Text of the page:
2. Performance: You will want to test range, discoverability as well as quality of transmission, whether Bluetooth is used for audio or data transmissions.
  3. Security: With Bluetooth being so commonplace, many companies, like Visa, recommend running regular Bluetooth scans on corporate networks to ensure only authorized devices are connected. Bluetooth devices have been known to be used for skimming and data theft.


ZigBee devices are best suited for small data sets. The operational range is only about 300 feet, but by using mesh networking and intermediate devices, ZigBee can transfer data over longer distances. ZigBee uses 128-bit encryption for all transmissions. Here’s what to test for a ZigBee rollout:

  1. Placement: With the relatively short range of ZigBee devices, proper placement is important. Again, testing the actual devices in the field will help determine the best configuration. Enclosures and antenna placement can reduce signal strength so these should be checked.
  2. Power loss: Make sure the device reliably performs the task it is assigned to do and that it can recover in a power loss situation. Critical data should be stored in non-volatile memory to ensure retention after a power loss.


Near-Field Communication (NFC) has a range of less than four inches, which makes it suitable for contact-less mobile payments, electronic tickets, access control and public transportation. Low cost and low power consumption also make NFC attractive.

  1. Accuracy: NFC utilizes peer-to-peer communication with either a passive or active device like in an access control or mobile payment system), or two active devices (data exchange such as Android Beam). You want to test field strength, frequency accuracy along with basic connectivity and functionality. Small variations in frequency can negatively impact the read range and rate, leading to a poor user experience.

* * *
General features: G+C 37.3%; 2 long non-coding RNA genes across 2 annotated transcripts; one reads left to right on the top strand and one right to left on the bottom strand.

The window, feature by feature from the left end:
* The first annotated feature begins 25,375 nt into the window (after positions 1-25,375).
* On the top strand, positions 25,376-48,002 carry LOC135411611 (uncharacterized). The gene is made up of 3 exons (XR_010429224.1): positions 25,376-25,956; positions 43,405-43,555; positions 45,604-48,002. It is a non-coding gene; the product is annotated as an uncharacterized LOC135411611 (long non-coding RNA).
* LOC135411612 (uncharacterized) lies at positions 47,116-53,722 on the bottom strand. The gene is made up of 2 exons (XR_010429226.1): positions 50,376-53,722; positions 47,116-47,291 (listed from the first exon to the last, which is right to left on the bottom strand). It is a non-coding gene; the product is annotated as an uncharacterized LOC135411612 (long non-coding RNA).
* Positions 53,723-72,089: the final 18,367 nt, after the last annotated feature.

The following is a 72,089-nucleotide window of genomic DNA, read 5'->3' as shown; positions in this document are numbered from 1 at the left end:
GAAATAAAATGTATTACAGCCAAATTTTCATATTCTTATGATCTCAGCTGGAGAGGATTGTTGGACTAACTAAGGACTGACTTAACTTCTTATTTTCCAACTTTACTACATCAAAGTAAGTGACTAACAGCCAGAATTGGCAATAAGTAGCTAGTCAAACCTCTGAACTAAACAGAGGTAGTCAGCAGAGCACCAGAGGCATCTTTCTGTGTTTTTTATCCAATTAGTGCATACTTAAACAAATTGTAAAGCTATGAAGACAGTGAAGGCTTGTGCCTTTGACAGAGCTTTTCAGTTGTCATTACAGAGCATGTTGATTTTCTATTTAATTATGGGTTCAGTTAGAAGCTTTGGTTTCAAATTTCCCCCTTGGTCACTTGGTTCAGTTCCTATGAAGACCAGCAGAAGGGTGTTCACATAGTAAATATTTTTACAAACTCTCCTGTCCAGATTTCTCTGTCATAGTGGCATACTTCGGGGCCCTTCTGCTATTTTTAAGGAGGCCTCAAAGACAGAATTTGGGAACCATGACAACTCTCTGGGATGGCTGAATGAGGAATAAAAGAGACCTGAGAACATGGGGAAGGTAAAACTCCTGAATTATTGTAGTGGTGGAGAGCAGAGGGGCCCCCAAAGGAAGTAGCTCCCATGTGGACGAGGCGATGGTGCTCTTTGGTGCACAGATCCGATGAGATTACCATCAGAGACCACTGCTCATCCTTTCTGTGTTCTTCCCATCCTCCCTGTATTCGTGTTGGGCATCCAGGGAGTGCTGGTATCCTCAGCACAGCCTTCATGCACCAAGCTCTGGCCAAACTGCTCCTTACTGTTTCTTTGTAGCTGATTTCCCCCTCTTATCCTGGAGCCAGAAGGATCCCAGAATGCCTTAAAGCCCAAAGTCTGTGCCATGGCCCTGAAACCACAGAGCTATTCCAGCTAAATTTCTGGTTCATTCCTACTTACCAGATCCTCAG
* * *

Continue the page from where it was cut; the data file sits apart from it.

2. Access control: To test for access control, you can use a uniform type of access card. In some situations, it might make sense to use what is known as a golden unit, which is a type of access or payment card known to be manufactured to certain specifications. This can then be used to test all readers in a given installation.
  3. Device compatibility: For a mobile pay system where users bring their own devices (it is estimated that well over 75% of all NFC devices are smart phones), it’s important to test with the widest possible range of devices.


has low latency, low power consumption and an operating range of up to 300 feet outdoors. With a data rate limited to about 100K bit/sec, it is suitable for automation tasks like thermostats, security systems, lighting control and other sensors.

  1. Controller coverage: Since Z-Wave uses both controller and slave devices, ensuring that controllers can reach each of the slaves is critical. Networks can be bridged, but that may come at a cost in reduced performance.
  2. Transfer rates: As with other lower rate technologies, you need to make sure the data transfer rates are adequate.
  3. Interoperability: Since Z-Wave is a proprietary technology, it is important to test for interoperability with other devices and possible interference with cordless phone systems and other electronic devices. Interference with Wi-Fi and Bluetooth is not a concern with Z-Wave.


Sigfox utilizes an ultra-narrow band that can transmit small packets of data long distances (30+ miles). Sigfox is a proprietary technology that requires a subscription and currently coverage is available only in the larger metro areas in the US. While only small amounts of data can be transferred, Sigfox devices generally consume very little power, providing battery life of 10+ years. Sigfox offers compatibility with Wi-Fi, Bluetooth and GPS.

  1. Coverage: With Sigfox, you first and foremost need to determine there is adequate coverage in the geographic area where the devices will be deployed.
  2. Data rates: Make sure the data transfer capabilities of Sigfox will do the job, as Sigfox provides just about 12 bytes in each upload message and 8 bytes in each downlink message.

We don’t know what the future holds for M2M communication, but it expected that reduced hardware and data transfer costs, together with ease of integration with platform-based services, will lead to even wider adoption of M2M devices.

Copyright © 2018 IDG Communications, Inc.